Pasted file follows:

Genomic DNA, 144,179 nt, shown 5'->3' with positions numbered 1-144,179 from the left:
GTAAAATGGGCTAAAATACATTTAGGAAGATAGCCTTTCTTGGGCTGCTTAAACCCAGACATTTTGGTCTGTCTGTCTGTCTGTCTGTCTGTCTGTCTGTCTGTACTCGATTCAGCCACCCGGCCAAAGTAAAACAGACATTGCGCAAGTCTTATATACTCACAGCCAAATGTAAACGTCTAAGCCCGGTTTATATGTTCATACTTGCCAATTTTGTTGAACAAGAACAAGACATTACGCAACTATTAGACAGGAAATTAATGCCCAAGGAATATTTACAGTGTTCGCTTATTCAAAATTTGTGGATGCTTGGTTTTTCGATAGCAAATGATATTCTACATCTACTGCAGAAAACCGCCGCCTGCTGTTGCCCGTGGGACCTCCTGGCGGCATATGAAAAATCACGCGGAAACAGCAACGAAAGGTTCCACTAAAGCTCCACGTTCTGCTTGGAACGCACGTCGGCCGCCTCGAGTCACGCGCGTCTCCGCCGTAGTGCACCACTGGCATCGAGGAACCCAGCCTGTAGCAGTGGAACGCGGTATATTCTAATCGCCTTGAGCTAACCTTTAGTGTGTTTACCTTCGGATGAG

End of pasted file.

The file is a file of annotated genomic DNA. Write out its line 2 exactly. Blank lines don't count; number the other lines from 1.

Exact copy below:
GTAAAATGGGCTAAAATACATTTAGGAAGATAGCCTTTCTTGGGCTGCTTAAACCCAGACATTTTGGTCTGTCTGTCTGTCTGTCTGTCTGTCTGTCTGTCTGTACTCGATTCAGCCACCCGGCCAAAGTAAAACAGACATTGCGCAAGTCTTATATACTCACAGCCAAATGTAAACGTCTAAGCCCGGTTTATATGTTCATACTTGCCAATTTTGTTGAACAAGAACAAGACATTACGCAACTATTAGACAGGAAATTAATGCCCAAGGAATATTTACAGTGTTCGCTTATTCAAAATTTGTGGATGCTTGGTTTTTCGATAGCAAATGATATTCTACATCTACTGCAGAAAACCGCCGCCTGCTGTTGCCCGTGGGACCTCCTGGCGGCATATGAAAAATCACGCGGAAACAGCAACGAAAGGTTCCACTAAAGCTCCACGTTCTGCTTGGAACGCACGTCGGCCGCCTCGAGTCACGCGCGTCTCCGCCGTAGTGCACCACTGGCATCGAGGAACCCAGCCTGTAGCAGTGGAACGCGGTATATTCTAATCGCCTTGAGCTAACCTTTAGTGTGTTTACCTTCGGATGAG